Despite our swift victory and our efforts since, there is no doubt in my mind that Saddam Hussein still seeks to amass weapons of mass destruction. You know as well as I do that as long as Saddam Hussein stays in power there can be no comprehensive peace for the people of Israel or the people of the Middle East. We have made it clear that it is our policy to see Saddam Hussein gone.
We have sought coalitions of opponents to challenge his power. I have met with the Iraqi opposition and I have invited them to meet with me again next month, when I will encourage them to further unite in their efforts against Saddam.
We have maintained sanctions in the face of rising criticism, while improving the oil-for-food program to help the Iraqi people directly. We have used force when necessary, and that has been frequently. And we will not let up in our efforts to free Iraq from Saddam's rule. Should he think of challenging us, I would strongly advise against it. As a senator, I voted for the use of force, as vice president I supported the use of force. If entrusted with the presidency, my resolve will never waver. Never waver.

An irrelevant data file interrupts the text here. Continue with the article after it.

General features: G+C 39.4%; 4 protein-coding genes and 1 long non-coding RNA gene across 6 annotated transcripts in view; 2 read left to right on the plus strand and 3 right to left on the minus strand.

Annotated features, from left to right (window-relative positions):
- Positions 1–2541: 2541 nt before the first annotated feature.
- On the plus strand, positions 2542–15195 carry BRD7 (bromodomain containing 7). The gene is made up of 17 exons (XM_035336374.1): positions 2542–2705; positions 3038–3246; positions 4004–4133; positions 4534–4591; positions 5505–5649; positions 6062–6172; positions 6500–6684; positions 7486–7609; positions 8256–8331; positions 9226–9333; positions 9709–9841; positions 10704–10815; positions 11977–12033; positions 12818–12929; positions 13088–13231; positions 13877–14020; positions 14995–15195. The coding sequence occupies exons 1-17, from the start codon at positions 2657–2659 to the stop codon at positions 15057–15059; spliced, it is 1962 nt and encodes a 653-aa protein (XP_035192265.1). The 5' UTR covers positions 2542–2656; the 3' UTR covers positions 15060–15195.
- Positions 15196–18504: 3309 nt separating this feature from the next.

Does that sound like a guy who would give Saddam Hussein the benefit of the doubt in 2002? Of course not. For instance, here's where Al Gore was at in 2002:
In September of 2002, Al Gore, then still a possible Democratic presidential contender, warned of the perils of acting unilaterally against Iraq. He urged Bush to take his case to the Security Council and ask for a resolution demanding "prompt, unconditional compliance by Iraq within a definite period of time." And if the Security Council failed? "Other choices"—Gore meant force—"remain open." After all, "Iraq's search for weapons of mass destruction has proven impossible to completely deter, and we should assume that it will continue for as long as Saddam is in power."
Bush, of course, followed Gore's advice.
It is the height of chutzpah to warn Millennials that their preference for an intervention-skeptic over the Democratic Party's biggest hawk could somehow lead to more war, citing as his evidence a candidate who selected Joe Lieberman as a running mate. But then, Hillary Clinton is throwing David Brock and Peter Daou at her Millennials problem, so that's about the level of honesty that you can expect. The next few weeks should make for unintentionally hilarious reading in the left-of-center press.